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Best Greek Restaurant Miami 2010 - Mandolin Aegean Bistro

Mandolin Aegean Bistro

Mandolin Aegean Bistro

4312 NE 2nd Ave.

Miami, FL 33137


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Match the letter with its proper corresponding number and win a better grasp of the great Greek bistro that opened in Miami's Buena Vista neighborhood this past year:A. What diners are brought before dinner.B. Steamed mussels, fried calamari, flamed cheese saganaki, kefte meatballs, tzatziki, tarama.C. A difference between Mandolin and other Greek joints.D. The dining room.E. Key West Sunset Ale.F. Hand-cut French fries, grilled octopus, classic Greek salad.G. Forty seats, lanterns dangling from leafy trees, the tweets of little birds filling the balmy night air.H. Thinly shredded romaine leaves, feta crumbs, scallions, and fresh dill tossed in light vinaigrette.I. $15 to $19.1. Two of the owners are from Turkey (the other is Greek), so the menu includes Turkish delights such as fava bean purée, tomato-walnut dip, and sucuk (known as Turkish chorizo).2. About 17 seats snuggled together in what might have been used as a walk-in closet in the original 1940s house.3. Maroulosalata.4. One of the beers offered along with well-priced wine.5. Cost of entrées, including a pristinely grilled whole yellowtail with lemon and olive oil.6. Warm, sesame-dotted loaves of pide bread in a paper bag.7. Some of the dozen-plus mezes ($7 to $12).8. Mandolin's outdoor patio, open for lunch and dinner every day.9. Three of our favorites.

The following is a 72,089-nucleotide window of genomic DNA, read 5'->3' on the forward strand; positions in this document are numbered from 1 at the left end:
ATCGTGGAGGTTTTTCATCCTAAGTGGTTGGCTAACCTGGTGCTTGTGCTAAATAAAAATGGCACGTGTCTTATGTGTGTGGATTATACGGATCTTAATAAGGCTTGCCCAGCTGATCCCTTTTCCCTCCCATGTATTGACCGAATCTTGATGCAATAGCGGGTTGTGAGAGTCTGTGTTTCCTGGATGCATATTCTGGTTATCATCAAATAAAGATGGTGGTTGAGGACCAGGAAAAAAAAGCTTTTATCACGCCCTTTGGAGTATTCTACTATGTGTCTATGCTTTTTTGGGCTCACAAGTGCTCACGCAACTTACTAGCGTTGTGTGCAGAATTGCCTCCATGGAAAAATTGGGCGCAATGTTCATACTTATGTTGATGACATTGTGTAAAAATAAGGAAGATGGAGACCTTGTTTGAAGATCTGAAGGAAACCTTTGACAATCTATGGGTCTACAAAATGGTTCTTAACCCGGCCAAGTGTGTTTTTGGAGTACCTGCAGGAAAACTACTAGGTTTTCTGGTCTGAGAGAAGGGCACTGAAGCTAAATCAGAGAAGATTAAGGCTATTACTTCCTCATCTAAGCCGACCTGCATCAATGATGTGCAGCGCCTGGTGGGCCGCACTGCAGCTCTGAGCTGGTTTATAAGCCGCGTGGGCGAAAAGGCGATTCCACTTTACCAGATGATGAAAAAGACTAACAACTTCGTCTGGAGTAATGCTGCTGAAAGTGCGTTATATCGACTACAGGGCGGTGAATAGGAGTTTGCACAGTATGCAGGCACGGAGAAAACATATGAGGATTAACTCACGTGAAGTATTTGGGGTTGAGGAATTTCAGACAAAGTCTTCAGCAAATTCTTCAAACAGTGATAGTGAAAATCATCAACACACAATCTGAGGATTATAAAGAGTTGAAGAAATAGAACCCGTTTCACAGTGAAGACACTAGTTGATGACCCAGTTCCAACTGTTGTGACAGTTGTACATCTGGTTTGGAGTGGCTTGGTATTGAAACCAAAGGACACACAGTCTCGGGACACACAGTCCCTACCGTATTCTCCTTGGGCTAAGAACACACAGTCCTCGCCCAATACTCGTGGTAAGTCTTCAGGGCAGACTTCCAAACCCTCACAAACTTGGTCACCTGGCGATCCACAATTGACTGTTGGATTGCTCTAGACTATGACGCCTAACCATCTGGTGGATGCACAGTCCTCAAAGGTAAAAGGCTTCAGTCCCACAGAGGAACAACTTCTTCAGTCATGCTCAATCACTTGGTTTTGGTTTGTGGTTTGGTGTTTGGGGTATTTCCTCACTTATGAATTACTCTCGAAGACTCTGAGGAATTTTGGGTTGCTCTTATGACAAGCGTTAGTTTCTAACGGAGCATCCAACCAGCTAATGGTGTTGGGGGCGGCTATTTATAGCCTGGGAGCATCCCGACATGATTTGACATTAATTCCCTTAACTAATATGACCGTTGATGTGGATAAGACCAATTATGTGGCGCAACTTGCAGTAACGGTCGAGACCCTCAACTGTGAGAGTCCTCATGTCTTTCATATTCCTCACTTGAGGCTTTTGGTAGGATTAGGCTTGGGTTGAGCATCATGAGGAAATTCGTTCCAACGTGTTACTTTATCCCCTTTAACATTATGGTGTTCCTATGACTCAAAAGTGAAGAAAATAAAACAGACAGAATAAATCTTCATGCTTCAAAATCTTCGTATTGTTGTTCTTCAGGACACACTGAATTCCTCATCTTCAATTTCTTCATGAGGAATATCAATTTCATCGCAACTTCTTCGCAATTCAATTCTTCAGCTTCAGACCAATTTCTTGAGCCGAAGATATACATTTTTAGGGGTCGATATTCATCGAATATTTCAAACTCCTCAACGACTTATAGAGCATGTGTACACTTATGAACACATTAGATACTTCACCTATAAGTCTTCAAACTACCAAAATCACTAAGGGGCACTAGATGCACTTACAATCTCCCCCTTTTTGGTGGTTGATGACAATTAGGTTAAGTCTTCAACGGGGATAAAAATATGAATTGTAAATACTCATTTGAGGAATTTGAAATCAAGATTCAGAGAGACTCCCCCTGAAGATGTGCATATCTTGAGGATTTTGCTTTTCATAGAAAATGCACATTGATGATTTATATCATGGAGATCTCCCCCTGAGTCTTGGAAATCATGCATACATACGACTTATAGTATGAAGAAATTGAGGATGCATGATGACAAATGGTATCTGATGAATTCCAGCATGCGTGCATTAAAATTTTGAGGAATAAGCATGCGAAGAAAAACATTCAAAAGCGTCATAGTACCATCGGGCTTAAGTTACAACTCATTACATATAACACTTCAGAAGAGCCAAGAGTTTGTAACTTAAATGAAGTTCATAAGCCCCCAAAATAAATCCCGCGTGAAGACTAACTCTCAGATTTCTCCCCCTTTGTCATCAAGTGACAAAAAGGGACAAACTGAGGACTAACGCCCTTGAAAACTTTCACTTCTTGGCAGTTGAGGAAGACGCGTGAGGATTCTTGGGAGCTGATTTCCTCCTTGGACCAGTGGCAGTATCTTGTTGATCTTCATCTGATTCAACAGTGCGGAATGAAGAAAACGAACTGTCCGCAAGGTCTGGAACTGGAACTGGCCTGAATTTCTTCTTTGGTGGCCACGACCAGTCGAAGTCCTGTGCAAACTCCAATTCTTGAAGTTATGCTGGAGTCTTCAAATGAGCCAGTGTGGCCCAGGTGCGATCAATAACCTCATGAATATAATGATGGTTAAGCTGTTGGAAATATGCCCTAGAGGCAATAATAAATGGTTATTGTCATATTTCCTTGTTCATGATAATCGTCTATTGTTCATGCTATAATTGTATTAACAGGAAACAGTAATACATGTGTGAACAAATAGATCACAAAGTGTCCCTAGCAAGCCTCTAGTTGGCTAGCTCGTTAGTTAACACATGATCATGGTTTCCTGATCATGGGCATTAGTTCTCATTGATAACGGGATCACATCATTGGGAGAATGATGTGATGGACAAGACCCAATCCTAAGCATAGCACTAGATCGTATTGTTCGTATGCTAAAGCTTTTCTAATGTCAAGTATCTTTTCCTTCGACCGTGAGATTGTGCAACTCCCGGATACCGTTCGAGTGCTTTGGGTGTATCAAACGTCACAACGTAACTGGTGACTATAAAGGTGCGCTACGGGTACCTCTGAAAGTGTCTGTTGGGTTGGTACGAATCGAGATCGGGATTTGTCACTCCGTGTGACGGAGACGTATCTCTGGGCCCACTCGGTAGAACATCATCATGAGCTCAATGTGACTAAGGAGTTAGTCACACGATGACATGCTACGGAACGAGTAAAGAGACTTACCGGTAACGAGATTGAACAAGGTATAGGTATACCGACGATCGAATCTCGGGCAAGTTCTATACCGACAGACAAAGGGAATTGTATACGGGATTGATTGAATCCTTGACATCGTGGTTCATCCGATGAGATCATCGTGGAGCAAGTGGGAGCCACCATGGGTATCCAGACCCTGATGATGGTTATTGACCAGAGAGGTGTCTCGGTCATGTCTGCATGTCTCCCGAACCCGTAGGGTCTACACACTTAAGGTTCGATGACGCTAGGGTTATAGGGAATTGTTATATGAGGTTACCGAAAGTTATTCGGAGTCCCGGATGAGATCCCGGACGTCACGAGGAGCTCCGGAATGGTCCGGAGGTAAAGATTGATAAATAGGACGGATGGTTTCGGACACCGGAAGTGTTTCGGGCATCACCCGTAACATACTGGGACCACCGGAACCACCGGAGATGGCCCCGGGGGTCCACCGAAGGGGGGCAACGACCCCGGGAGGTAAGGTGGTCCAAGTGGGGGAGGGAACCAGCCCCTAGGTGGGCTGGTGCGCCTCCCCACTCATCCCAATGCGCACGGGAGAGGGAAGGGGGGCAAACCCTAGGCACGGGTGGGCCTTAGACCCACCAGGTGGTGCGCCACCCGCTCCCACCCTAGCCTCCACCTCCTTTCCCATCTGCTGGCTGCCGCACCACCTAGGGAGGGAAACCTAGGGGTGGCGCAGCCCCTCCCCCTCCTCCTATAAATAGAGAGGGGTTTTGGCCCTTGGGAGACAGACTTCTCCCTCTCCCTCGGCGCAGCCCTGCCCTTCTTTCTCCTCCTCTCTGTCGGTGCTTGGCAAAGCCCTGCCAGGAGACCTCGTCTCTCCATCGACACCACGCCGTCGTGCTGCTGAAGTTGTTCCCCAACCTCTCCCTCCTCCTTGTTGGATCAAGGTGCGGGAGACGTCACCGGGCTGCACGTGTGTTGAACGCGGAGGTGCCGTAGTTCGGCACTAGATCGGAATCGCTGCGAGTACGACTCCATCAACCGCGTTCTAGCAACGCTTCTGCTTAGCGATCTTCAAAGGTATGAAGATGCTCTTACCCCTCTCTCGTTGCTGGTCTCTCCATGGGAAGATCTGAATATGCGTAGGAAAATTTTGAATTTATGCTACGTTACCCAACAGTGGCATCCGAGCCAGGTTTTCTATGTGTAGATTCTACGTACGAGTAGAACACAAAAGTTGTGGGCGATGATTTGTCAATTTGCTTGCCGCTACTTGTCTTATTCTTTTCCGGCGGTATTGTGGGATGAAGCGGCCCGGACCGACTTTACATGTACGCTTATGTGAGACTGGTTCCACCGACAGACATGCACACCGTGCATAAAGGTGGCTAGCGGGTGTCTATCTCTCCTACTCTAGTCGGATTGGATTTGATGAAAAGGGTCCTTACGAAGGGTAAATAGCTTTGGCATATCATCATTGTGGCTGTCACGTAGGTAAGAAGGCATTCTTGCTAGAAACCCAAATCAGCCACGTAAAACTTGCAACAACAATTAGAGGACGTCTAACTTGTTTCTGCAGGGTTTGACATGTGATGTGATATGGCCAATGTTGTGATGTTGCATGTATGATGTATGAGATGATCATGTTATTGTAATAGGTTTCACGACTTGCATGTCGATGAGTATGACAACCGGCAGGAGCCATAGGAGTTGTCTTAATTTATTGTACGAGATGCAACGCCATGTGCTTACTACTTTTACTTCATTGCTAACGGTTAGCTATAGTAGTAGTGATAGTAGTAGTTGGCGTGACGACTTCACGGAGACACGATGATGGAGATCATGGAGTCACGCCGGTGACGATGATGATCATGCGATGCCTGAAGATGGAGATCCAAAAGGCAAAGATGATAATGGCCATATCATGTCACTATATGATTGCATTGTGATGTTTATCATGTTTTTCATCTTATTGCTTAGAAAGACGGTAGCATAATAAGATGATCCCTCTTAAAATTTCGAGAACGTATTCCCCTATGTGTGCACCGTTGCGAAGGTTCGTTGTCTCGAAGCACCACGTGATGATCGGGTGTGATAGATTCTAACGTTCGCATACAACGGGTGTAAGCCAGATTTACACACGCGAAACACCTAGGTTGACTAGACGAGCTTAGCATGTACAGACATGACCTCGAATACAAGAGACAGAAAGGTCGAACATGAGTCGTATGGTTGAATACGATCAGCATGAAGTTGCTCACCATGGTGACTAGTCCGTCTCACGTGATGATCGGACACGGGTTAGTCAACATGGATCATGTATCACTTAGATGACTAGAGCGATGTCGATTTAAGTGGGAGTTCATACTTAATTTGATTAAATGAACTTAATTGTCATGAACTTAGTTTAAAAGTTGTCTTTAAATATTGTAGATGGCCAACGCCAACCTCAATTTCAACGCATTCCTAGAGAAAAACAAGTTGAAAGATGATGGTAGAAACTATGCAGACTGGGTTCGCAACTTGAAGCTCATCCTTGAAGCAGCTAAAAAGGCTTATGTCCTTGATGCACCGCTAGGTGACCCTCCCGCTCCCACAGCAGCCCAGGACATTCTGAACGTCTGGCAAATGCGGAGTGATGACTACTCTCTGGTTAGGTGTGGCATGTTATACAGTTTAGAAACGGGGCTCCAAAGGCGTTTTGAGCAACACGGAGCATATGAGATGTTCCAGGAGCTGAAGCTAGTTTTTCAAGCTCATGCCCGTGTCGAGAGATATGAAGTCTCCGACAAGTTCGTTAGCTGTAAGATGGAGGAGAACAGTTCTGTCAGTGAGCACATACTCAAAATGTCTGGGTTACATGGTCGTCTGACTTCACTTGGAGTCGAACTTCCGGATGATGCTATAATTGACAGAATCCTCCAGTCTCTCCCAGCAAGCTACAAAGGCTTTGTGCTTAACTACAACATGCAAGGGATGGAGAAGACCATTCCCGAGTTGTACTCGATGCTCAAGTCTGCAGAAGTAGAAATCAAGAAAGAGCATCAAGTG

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I do not know why every place needs to be called Greek Restaurant if it serves Aegean/Meditarrean food. The owners are Turkish and Greek but the food they serve is not all Greek. It is a mix, mostly Turkish. I am sure the Turkish owners do not care since if it is known as Greek, they have more business but Miami New Times needs to review the restaurant as Turkish/Greek AT LEAST! I should not blame them too much either though. More Greek came to US before Turkish people, so they promoted most Turkish food as Greek.

Yogurt is Turkish. Yogurt was produced by Turks 4500 years ago!Gyro is Turkish.Geez, they even say Baklava is Greek! There are some many other Turkish dishes that are called Greek.


I love everything about this place. I feel being back home in Europe. Friendly staff, great food, excellent ambience and no rushing you to pay while still having food on your plate. Simply charming.